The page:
Yes, the salaries of the doctors are high and yes, St. Jude’s does need to recruit talent. However, the post isn’t just about doctor’s salaries; it’s also about the salaries at ALSAC (the fundraising arm) who employs more than 1,600 employees, and that ALSAC paid for companion travel and health and social club dues or initiation fees, and that St Jude also paid for companion travel and provided tax indemnification and gross up payments, and provided several employees with hundreds of thousands of dollars in a non-qualified deferred compensation plan. I can’t help but think that donations would be better spent on helping a sick child and his/her family than paying for companion travel, health club and social club dues or initiation fees, and other perks for employees who receive these generous compensation packages.

    What’s most important is that St. Jude and ALSAC maximize donor’s generous donations by using as much revenue as possible to help sick kids and their families.

  9. bruce simpkins
    Feb 26 2020

    This is a crying shame !!! Will never donate to you!!! Nobody should get paused the amounts here!! SHAME ON YOU ALL!!!!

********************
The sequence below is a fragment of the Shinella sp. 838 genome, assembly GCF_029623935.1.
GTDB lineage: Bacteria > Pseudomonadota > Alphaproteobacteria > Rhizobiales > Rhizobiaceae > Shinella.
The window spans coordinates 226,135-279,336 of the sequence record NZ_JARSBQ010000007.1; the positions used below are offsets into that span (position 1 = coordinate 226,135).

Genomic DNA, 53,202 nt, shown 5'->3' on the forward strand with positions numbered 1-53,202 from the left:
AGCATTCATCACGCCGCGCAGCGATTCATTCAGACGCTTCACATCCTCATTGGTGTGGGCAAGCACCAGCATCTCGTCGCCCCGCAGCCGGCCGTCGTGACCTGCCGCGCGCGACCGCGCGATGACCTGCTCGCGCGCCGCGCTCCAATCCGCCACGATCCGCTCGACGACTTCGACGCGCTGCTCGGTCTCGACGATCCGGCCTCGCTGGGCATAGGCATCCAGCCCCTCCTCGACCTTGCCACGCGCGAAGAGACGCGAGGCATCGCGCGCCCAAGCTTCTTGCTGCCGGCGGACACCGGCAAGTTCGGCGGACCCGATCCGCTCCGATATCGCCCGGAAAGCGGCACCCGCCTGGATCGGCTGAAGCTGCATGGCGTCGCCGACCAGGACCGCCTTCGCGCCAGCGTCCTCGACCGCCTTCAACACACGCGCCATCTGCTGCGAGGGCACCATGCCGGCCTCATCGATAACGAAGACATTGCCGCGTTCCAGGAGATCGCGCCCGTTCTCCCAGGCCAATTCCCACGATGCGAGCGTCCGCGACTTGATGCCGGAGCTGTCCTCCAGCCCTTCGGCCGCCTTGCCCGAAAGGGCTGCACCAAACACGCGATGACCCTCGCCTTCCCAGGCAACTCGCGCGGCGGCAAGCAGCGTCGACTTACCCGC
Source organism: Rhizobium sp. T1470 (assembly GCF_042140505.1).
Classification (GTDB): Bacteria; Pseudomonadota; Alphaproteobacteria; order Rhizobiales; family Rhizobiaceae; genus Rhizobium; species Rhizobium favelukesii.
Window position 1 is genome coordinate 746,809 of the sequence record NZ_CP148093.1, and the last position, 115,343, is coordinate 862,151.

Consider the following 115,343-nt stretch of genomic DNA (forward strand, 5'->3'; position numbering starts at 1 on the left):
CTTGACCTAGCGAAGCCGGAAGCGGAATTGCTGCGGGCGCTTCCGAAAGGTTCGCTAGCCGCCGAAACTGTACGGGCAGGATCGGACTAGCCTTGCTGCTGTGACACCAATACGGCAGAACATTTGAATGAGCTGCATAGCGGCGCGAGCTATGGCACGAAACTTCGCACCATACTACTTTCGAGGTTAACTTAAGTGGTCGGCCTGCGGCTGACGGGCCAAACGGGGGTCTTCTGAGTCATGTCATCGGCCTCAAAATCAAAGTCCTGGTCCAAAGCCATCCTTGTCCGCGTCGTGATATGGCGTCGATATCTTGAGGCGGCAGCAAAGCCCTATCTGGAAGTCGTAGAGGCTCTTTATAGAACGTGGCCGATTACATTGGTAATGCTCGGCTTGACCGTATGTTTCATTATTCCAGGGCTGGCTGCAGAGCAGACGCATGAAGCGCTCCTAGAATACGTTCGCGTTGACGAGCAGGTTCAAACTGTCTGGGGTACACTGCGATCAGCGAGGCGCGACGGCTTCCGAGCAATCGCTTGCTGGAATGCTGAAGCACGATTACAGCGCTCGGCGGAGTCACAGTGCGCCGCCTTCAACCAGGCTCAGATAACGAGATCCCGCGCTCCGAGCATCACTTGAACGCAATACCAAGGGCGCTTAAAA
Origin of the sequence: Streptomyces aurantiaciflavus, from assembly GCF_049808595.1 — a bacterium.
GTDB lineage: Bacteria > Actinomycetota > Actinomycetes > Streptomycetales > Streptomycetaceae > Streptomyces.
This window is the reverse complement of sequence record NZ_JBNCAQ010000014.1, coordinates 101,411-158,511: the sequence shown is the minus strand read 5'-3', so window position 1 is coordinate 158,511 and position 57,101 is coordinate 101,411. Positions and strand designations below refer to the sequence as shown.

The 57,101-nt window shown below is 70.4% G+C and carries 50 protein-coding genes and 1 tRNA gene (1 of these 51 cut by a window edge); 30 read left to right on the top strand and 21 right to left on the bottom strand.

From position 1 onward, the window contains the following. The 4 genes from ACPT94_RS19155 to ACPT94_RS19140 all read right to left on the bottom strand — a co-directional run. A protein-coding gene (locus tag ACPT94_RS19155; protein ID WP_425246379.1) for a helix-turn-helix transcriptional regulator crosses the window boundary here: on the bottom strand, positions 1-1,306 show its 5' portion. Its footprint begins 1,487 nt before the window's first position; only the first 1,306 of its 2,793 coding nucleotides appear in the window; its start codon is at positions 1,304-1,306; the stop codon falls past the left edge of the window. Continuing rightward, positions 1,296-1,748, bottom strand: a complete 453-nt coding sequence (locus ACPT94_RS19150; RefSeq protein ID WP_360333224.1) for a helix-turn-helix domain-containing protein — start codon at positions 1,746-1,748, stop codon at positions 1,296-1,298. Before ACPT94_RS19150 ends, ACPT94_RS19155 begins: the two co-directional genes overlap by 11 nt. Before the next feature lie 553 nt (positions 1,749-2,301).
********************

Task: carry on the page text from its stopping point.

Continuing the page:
10. Ann Lessar
    Mar 1 2020

    I was already to write a check to St. Judes untill I decided to look at the top peoples compensation, tore up check. Please take me of your mailing list.

  11. Bill Bailey
    Mar 29 2020

    With people making well over $100,000 a year, why don’t they have to pay their own companion travel and health or social club dues or initiation fees?

  12. Joseph hill
    Apr 16 2020

    That’s why I quit sending fund’s because I feel that my money can do more than paying rediculus amount on payroll I do understand it’s cost to run a organization but no exzective should be paid at high rate for a non profit organization it’s a bunch of bull

  13. Joseph Wayne Hill
    Apr 16 2020

    I sent 200$ every month to St Jude for 20 yrs because of this bull I will no longer send a penny to them if I send anything to anyone I will find a family in need.

  14. Robert Mills
    Apr 25 2020

    Executive greed taking, not giving as I have for years from social security, my only income, is so absurd it appears unreal.How could anyone take so much from dying children? I refuse to continue helping executive millionaires build their bank accounts while children in need are sick and dying. SHAME, SHAME, SHAME. Remove my name from your records.
    Robert Mills

  15. Harry Mobley
    Apr 26 2020

    For years I have done some donations most years to St Judes . I opened this to set up a monthly $25 donation. However, after seeing the breakdown showing the extremely high compensations and even worse, the UNGODLY amount that ALSAC retains, I don’t see a way that I can donate. If you can show me a way to donate to St Judes without funding ALSAC I will be happy to make regular donations.